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Jimmy Walker completed the sweep, becoming the fourth player to win his first major in 2016. In Joining Danny Willett (Masters), Dustin Johnson (U.S. Open) and Henrik Stenson (The Open), Walker captured the PGA Championship at Baltusrol by one shot over world No. 1 Jason Day. Day finished with an eagle at the last, forcing Walker to make par to win.
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Wet weather wreaked havoc with the PGA Championship at Baltusrol. Third-round play was suspended for the day at 2:14 p.m. EDT, and only 37 players completed that round. For the final round, the PGA of America declared that lift, clean and place would be in effect. It was believed to be the first time that any round of a PGA Championship, or any other major, for that matter, was played under lift, clean and place.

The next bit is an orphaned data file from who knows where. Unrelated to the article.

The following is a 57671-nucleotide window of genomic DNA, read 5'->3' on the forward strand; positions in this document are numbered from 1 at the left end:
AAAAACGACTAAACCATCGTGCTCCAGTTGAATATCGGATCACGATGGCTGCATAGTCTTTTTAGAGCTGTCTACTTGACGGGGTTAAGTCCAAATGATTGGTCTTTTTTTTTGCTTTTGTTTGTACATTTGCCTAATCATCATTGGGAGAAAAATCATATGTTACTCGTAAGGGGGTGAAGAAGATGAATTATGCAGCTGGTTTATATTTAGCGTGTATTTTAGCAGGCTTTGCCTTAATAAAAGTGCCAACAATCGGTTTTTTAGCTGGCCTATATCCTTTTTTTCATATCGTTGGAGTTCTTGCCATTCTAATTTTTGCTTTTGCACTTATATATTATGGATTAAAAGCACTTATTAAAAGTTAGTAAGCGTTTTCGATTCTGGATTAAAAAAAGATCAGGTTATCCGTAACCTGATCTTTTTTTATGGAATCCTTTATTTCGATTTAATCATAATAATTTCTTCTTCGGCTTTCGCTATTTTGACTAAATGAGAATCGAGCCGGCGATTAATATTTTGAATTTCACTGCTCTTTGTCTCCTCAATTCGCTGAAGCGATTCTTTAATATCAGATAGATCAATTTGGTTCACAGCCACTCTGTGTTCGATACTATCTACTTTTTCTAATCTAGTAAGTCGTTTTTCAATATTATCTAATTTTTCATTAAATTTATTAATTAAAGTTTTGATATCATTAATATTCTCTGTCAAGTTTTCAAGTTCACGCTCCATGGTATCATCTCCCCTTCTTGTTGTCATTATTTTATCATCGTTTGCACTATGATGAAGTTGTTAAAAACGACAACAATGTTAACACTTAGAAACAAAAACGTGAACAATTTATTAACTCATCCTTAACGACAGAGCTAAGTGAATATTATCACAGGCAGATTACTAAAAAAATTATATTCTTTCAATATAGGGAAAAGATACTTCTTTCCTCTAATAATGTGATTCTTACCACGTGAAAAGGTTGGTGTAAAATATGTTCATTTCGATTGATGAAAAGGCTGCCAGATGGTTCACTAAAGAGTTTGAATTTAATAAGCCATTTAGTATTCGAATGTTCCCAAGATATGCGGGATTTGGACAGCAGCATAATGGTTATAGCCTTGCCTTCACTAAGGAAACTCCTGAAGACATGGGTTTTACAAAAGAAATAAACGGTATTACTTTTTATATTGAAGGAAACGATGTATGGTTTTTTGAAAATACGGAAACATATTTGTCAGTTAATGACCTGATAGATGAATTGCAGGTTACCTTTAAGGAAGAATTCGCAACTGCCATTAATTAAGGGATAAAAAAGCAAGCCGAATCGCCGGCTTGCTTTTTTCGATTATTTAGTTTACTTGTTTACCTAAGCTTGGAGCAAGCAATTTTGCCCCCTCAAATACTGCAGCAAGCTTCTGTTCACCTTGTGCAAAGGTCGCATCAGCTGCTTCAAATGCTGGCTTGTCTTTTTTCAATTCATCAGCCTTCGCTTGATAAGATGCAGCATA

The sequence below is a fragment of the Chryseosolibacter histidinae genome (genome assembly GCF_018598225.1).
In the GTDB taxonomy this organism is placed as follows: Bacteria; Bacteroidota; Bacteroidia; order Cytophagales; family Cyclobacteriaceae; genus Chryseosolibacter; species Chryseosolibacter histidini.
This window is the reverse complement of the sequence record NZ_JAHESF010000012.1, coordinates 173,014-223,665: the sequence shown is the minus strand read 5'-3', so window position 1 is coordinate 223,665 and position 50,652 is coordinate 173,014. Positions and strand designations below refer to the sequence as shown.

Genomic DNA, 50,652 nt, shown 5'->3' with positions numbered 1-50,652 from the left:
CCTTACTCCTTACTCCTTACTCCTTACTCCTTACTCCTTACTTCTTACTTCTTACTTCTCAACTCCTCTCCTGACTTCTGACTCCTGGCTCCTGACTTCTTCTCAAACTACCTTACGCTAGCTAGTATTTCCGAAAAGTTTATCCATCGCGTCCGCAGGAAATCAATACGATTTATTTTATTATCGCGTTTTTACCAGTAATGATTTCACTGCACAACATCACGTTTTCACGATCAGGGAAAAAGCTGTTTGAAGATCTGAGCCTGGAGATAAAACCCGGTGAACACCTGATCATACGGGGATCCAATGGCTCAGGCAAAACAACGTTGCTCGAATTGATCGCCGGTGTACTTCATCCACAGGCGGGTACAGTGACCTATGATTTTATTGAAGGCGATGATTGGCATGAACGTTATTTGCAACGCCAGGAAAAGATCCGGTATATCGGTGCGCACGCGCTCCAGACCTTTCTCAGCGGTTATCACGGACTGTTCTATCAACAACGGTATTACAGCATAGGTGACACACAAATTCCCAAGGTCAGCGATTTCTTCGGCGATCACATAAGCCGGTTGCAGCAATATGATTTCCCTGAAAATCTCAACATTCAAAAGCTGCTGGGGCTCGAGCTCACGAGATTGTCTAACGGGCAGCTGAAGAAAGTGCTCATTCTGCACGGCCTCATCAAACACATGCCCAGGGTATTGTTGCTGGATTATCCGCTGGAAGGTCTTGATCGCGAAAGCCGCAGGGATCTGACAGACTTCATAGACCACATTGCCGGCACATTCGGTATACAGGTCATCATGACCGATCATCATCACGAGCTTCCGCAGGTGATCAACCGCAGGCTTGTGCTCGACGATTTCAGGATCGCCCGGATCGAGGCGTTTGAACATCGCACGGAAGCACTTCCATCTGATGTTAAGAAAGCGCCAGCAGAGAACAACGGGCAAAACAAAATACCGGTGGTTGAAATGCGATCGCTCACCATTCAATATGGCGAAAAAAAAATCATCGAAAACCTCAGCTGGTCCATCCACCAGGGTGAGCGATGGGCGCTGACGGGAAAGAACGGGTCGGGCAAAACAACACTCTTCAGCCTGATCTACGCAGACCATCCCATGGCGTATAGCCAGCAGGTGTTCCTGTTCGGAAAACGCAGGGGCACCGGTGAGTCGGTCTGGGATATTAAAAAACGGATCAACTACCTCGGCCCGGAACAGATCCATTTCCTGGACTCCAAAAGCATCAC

Image of Bryson DeChambeau and how his body has transformed, through the years, from an NCAA champion to becoming a multiple PGA Tour winner.
Here's a look at some of the best photos of the Match II with Tiger Woods, Peyton Manning, Phil Mickelson and Tom Brady from Medalist Golf Club.
A look at some of the best photos from the TaylorMade Driving Relief, won by the team of Rory McIlroy and Dustin Johnson.